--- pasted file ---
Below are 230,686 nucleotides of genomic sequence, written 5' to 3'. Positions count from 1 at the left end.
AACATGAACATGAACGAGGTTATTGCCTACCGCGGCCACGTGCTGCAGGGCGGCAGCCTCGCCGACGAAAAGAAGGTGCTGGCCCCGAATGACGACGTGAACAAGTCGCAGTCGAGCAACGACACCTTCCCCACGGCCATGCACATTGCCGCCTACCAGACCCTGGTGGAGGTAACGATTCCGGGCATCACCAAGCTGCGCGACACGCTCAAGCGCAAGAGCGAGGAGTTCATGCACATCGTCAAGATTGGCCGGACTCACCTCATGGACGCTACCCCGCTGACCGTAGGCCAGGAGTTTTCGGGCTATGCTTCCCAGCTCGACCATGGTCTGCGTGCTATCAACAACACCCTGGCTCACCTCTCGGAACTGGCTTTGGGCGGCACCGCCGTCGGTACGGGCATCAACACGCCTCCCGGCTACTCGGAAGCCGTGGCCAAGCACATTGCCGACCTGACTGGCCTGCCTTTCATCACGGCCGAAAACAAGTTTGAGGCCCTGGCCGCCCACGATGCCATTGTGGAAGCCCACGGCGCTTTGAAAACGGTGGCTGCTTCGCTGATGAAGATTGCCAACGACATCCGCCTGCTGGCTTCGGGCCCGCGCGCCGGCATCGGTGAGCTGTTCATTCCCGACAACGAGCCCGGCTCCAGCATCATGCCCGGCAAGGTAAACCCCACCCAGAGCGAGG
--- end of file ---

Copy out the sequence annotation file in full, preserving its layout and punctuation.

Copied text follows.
Below are 230,686 nucleotides of genomic sequence, written 5' to 3'. Positions count from 1 at the left end.
AACATGAACATGAACGAGGTTATTGCCTACCGCGGCCACGTGCTGCAGGGCGGCAGCCTCGCCGACGAAAAGAAGGTGCTGGCCCCGAATGACGACGTGAACAAGTCGCAGTCGAGCAACGACACCTTCCCCACGGCCATGCACATTGCCGCCTACCAGACCCTGGTGGAGGTAACGATTCCGGGCATCACCAAGCTGCGCGACACGCTCAAGCGCAAGAGCGAGGAGTTCATGCACATCGTCAAGATTGGCCGGACTCACCTCATGGACGCTACCCCGCTGACCGTAGGCCAGGAGTTTTCGGGCTATGCTTCCCAGCTCGACCATGGTCTGCGTGCTATCAACAACACCCTGGCTCACCTCTCGGAACTGGCTTTGGGCGGCACCGCCGTCGGTACGGGCATCAACACGCCTCCCGGCTACTCGGAAGCCGTGGCCAAGCACATTGCCGACCTGACTGGCCTGCCTTTCATCACGGCCGAAAACAAGTTTGAGGCCCTGGCCGCCCACGATGCCATTGTGGAAGCCCACGGCGCTTTGAAAACGGTGGCTGCTTCGCTGATGAAGATTGCCAACGACATCCGCCTGCTGGCTTCGGGCCCGCGCGCCGGCATCGGTGAGCTGTTCATTCCCGACAACGAGCCCGGCTCCAGCATCATGCCCGGCAAGGTAAACCCCACCCAGAGCGAGG